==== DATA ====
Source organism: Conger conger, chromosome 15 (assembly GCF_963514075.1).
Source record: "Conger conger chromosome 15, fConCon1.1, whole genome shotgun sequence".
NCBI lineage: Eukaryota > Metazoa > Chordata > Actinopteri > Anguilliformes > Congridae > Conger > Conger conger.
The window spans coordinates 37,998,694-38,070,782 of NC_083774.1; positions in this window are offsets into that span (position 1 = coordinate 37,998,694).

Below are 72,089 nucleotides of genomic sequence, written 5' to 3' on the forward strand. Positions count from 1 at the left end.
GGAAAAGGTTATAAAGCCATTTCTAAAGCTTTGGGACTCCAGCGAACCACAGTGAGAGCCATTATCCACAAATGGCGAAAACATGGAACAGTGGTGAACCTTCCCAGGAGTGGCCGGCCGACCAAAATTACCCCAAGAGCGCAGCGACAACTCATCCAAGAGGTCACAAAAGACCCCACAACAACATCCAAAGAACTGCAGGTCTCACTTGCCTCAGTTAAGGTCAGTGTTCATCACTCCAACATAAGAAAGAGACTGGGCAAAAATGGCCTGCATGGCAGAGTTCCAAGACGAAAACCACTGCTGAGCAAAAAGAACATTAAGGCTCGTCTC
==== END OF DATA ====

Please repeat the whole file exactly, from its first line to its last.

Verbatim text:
Source organism: Conger conger, chromosome 15 (assembly GCF_963514075.1).
Source record: "Conger conger chromosome 15, fConCon1.1, whole genome shotgun sequence".
NCBI lineage: Eukaryota > Metazoa > Chordata > Actinopteri > Anguilliformes > Congridae > Conger > Conger conger.
The window spans coordinates 37,998,694-38,070,782 of NC_083774.1; positions in this window are offsets into that span (position 1 = coordinate 37,998,694).

Below are 72,089 nucleotides of genomic sequence, written 5' to 3' on the forward strand. Positions count from 1 at the left end.
GGAAAAGGTTATAAAGCCATTTCTAAAGCTTTGGGACTCCAGCGAACCACAGTGAGAGCCATTATCCACAAATGGCGAAAACATGGAACAGTGGTGAACCTTCCCAGGAGTGGCCGGCCGACCAAAATTACCCCAAGAGCGCAGCGACAACTCATCCAAGAGGTCACAAAAGACCCCACAACAACATCCAAAGAACTGCAGGTCTCACTTGCCTCAGTTAAGGTCAGTGTTCATCACTCCAACATAAGAAAGAGACTGGGCAAAAATGGCCTGCATGGCAGAGTTCCAAGACGAAAACCACTGCTGAGCAAAAAGAACATTAAGGCTCGTCTC